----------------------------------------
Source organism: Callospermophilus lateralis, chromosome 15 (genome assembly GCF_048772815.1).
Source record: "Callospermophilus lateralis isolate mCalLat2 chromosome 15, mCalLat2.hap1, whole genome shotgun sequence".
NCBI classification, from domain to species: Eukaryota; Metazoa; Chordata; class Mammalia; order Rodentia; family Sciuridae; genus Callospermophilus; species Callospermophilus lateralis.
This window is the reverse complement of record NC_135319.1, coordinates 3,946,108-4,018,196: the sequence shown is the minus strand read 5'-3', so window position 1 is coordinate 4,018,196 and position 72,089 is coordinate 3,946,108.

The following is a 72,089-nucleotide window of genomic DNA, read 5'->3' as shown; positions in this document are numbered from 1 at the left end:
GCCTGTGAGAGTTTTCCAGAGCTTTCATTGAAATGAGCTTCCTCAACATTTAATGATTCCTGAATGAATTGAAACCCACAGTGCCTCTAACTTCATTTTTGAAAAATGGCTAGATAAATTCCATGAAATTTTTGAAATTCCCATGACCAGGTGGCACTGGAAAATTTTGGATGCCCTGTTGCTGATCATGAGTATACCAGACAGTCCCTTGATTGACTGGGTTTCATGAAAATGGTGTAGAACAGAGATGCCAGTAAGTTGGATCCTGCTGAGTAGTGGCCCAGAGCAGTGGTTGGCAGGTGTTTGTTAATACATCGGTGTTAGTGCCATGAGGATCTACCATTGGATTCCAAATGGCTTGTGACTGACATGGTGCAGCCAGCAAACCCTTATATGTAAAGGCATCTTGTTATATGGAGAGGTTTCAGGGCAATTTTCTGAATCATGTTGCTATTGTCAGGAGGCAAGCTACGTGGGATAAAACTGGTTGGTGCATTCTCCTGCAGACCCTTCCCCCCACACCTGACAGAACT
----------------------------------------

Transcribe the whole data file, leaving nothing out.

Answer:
Source organism: Callospermophilus lateralis, chromosome 15 (genome assembly GCF_048772815.1).
Source record: "Callospermophilus lateralis isolate mCalLat2 chromosome 15, mCalLat2.hap1, whole genome shotgun sequence".
NCBI classification, from domain to species: Eukaryota; Metazoa; Chordata; class Mammalia; order Rodentia; family Sciuridae; genus Callospermophilus; species Callospermophilus lateralis.
This window is the reverse complement of record NC_135319.1, coordinates 3,946,108-4,018,196: the sequence shown is the minus strand read 5'-3', so window position 1 is coordinate 4,018,196 and position 72,089 is coordinate 3,946,108.

The following is a 72,089-nucleotide window of genomic DNA, read 5'->3' as shown; positions in this document are numbered from 1 at the left end:
GCCTGTGAGAGTTTTCCAGAGCTTTCATTGAAATGAGCTTCCTCAACATTTAATGATTCCTGAATGAATTGAAACCCACAGTGCCTCTAACTTCATTTTTGAAAAATGGCTAGATAAATTCCATGAAATTTTTGAAATTCCCATGACCAGGTGGCACTGGAAAATTTTGGATGCCCTGTTGCTGATCATGAGTATACCAGACAGTCCCTTGATTGACTGGGTTTCATGAAAATGGTGTAGAACAGAGATGCCAGTAAGTTGGATCCTGCTGAGTAGTGGCCCAGAGCAGTGGTTGGCAGGTGTTTGTTAATACATCGGTGTTAGTGCCATGAGGATCTACCATTGGATTCCAAATGGCTTGTGACTGACATGGTGCAGCCAGCAAACCCTTATATGTAAAGGCATCTTGTTATATGGAGAGGTTTCAGGGCAATTTTCTGAATCATGTTGCTATTGTCAGGAGGCAAGCTACGTGGGATAAAACTGGTTGGTGCATTCTCCTGCAGACCCTTCCCCCCACACCTGACAGAACT